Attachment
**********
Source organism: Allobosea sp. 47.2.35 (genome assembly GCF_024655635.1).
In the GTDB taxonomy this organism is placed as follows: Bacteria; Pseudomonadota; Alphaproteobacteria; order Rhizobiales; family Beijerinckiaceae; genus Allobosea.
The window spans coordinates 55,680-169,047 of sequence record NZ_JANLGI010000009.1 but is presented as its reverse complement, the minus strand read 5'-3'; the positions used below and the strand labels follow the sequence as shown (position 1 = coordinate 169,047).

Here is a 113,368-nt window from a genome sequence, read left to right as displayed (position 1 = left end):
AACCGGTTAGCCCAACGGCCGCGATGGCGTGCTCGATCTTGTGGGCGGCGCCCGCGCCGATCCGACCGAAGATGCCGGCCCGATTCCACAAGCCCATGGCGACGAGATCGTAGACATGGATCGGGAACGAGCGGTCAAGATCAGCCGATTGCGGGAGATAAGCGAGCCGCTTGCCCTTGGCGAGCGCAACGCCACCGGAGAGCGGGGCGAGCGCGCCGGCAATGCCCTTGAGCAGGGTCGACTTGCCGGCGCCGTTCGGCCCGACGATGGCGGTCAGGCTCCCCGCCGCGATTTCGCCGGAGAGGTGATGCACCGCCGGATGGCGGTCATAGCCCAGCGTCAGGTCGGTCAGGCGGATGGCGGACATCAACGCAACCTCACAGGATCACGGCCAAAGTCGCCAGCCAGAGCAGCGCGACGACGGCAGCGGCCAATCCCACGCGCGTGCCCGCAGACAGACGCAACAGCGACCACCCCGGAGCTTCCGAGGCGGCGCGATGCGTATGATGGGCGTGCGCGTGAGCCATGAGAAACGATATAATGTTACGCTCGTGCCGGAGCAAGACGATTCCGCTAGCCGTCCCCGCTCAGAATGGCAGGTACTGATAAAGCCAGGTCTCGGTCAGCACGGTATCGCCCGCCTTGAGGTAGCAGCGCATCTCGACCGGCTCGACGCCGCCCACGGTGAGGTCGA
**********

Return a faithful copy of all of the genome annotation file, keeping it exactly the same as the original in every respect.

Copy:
Source organism: Allobosea sp. 47.2.35 (genome assembly GCF_024655635.1).
In the GTDB taxonomy this organism is placed as follows: Bacteria; Pseudomonadota; Alphaproteobacteria; order Rhizobiales; family Beijerinckiaceae; genus Allobosea.
The window spans coordinates 55,680-169,047 of sequence record NZ_JANLGI010000009.1 but is presented as its reverse complement, the minus strand read 5'-3'; the positions used below and the strand labels follow the sequence as shown (position 1 = coordinate 169,047).

Here is a 113,368-nt window from a genome sequence, read left to right as displayed (position 1 = left end):
AACCGGTTAGCCCAACGGCCGCGATGGCGTGCTCGATCTTGTGGGCGGCGCCCGCGCCGATCCGACCGAAGATGCCGGCCCGATTCCACAAGCCCATGGCGACGAGATCGTAGACATGGATCGGGAACGAGCGGTCAAGATCAGCCGATTGCGGGAGATAAGCGAGCCGCTTGCCCTTGGCGAGCGCAACGCCACCGGAGAGCGGGGCGAGCGCGCCGGCAATGCCCTTGAGCAGGGTCGACTTGCCGGCGCCGTTCGGCCCGACGATGGCGGTCAGGCTCCCCGCCGCGATTTCGCCGGAGAGGTGATGCACCGCCGGATGGCGGTCATAGCCCAGCGTCAGGTCGGTCAGGCGGATGGCGGACATCAACGCAACCTCACAGGATCACGGCCAAAGTCGCCAGCCAGAGCAGCGCGACGACGGCAGCGGCCAATCCCACGCGCGTGCCCGCAGACAGACGCAACAGCGACCACCCCGGAGCTTCCGAGGCGGCGCGATGCGTATGATGGGCGTGCGCGTGAGCCATGAGAAACGATATAATGTTACGCTCGTGCCGGAGCAAGACGATTCCGCTAGCCGTCCCCGCTCAGAATGGCAGGTACTGATAAAGCCAGGTCTCGGTCAGCACGGTATCGCCCGCCTTGAGGTAGCAGCGCATCTCGACCGGCTCGACGCCGCCCACGGTGAGGTCGA